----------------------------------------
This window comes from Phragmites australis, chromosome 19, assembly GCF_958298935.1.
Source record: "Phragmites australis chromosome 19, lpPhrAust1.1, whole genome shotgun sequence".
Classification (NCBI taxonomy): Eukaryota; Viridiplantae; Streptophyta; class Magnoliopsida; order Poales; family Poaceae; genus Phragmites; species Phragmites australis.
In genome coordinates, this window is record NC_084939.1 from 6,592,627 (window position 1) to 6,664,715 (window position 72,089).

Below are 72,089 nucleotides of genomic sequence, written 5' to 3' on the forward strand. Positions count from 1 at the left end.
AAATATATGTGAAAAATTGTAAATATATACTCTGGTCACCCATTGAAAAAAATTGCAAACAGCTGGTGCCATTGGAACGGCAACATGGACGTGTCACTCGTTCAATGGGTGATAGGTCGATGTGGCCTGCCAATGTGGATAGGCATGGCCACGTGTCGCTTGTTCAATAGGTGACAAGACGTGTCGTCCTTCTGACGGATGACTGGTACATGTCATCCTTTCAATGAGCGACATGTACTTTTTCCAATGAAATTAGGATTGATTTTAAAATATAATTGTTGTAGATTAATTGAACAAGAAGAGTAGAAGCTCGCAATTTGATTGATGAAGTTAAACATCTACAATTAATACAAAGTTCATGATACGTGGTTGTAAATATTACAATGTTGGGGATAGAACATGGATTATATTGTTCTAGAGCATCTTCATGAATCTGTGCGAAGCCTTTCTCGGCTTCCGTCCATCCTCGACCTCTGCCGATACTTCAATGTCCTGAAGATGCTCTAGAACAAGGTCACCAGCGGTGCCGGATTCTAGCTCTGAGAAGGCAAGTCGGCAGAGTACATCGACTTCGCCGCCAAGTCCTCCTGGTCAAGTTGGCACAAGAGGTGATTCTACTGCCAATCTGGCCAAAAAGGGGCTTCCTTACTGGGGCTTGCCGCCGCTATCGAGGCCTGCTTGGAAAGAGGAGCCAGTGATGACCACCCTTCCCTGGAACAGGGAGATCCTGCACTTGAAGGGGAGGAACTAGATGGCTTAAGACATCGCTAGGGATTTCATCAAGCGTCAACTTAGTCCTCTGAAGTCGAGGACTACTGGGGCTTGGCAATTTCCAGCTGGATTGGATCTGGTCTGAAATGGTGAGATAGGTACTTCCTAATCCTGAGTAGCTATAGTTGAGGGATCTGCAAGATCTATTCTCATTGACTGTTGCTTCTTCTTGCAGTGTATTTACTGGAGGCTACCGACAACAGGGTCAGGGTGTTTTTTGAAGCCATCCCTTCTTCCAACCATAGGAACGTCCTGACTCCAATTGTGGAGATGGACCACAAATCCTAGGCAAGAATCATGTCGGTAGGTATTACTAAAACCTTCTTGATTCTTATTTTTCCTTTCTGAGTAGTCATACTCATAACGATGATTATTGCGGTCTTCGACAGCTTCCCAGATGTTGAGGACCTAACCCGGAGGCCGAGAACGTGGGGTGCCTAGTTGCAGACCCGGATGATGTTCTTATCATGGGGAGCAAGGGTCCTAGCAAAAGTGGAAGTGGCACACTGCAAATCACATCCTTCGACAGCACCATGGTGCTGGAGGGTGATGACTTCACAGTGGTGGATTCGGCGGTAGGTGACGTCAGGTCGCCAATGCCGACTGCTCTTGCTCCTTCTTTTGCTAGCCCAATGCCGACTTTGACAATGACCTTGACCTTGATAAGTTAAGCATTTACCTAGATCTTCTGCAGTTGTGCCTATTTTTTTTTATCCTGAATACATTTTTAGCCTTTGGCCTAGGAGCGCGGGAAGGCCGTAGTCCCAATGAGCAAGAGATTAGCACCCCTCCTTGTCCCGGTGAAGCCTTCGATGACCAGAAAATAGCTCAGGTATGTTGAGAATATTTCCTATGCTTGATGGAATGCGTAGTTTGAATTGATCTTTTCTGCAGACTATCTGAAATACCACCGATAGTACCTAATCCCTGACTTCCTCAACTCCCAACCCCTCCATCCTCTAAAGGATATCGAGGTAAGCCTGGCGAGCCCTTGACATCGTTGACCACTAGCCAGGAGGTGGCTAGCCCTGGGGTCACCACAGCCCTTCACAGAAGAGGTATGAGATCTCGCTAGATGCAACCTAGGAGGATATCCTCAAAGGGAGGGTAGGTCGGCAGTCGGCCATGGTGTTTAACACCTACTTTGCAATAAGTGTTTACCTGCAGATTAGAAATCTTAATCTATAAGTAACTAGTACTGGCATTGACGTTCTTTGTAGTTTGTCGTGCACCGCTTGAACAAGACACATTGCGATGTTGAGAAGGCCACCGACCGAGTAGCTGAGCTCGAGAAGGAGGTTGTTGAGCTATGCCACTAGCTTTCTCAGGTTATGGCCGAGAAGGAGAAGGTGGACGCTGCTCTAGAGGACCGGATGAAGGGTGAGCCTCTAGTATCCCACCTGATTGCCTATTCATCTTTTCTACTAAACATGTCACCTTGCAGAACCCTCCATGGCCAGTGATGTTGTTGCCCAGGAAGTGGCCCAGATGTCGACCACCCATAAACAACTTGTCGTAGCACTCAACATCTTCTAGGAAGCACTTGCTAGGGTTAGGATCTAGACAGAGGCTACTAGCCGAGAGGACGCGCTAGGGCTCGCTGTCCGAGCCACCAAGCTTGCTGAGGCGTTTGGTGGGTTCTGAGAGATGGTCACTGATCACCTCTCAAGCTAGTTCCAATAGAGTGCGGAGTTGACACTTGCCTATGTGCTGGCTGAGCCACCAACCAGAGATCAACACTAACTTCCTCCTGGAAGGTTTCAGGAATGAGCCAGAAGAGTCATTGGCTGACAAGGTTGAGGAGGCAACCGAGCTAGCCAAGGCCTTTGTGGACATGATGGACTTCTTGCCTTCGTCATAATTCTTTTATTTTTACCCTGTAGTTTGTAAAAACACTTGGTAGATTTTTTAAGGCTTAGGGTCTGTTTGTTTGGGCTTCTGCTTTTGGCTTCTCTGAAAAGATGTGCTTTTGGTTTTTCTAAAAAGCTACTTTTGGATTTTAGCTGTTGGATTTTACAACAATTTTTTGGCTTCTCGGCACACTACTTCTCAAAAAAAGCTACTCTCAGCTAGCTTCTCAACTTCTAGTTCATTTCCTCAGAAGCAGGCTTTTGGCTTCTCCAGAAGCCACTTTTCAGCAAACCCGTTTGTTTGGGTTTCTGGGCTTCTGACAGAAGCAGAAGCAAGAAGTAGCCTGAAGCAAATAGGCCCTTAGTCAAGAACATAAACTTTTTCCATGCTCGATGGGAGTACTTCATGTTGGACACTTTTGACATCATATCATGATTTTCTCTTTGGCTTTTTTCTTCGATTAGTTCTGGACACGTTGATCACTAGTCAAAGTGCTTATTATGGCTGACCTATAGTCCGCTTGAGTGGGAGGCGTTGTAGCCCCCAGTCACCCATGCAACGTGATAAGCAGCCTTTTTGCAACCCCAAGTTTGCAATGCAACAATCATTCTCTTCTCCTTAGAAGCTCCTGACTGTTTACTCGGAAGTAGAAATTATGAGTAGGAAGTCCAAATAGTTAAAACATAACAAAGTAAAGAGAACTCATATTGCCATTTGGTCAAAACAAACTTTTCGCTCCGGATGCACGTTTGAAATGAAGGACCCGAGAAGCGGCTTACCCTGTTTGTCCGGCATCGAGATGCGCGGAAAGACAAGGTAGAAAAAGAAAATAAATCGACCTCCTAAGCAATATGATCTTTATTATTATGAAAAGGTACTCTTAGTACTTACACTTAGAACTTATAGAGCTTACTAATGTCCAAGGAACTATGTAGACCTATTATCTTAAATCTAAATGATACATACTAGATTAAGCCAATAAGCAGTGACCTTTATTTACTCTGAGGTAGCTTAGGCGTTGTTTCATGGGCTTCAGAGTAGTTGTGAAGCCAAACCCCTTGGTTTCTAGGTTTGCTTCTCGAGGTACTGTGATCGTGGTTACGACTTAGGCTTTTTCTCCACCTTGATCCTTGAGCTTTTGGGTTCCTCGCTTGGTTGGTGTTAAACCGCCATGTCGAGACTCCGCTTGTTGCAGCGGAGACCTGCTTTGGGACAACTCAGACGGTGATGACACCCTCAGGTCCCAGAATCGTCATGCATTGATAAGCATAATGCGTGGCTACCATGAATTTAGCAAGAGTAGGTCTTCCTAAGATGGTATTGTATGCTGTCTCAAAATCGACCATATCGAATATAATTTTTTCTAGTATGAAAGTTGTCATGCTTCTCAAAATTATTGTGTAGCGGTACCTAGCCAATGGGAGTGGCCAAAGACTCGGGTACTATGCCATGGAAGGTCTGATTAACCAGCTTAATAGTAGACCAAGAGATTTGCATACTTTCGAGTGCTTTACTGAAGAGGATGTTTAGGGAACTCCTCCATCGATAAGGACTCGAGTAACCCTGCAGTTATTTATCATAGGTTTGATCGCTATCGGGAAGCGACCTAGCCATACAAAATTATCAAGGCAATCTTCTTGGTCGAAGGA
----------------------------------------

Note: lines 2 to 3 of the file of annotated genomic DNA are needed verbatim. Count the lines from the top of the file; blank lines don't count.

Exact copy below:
Source record: "Phragmites australis chromosome 19, lpPhrAust1.1, whole genome shotgun sequence".
Classification (NCBI taxonomy): Eukaryota; Viridiplantae; Streptophyta; class Magnoliopsida; order Poales; family Poaceae; genus Phragmites; species Phragmites australis.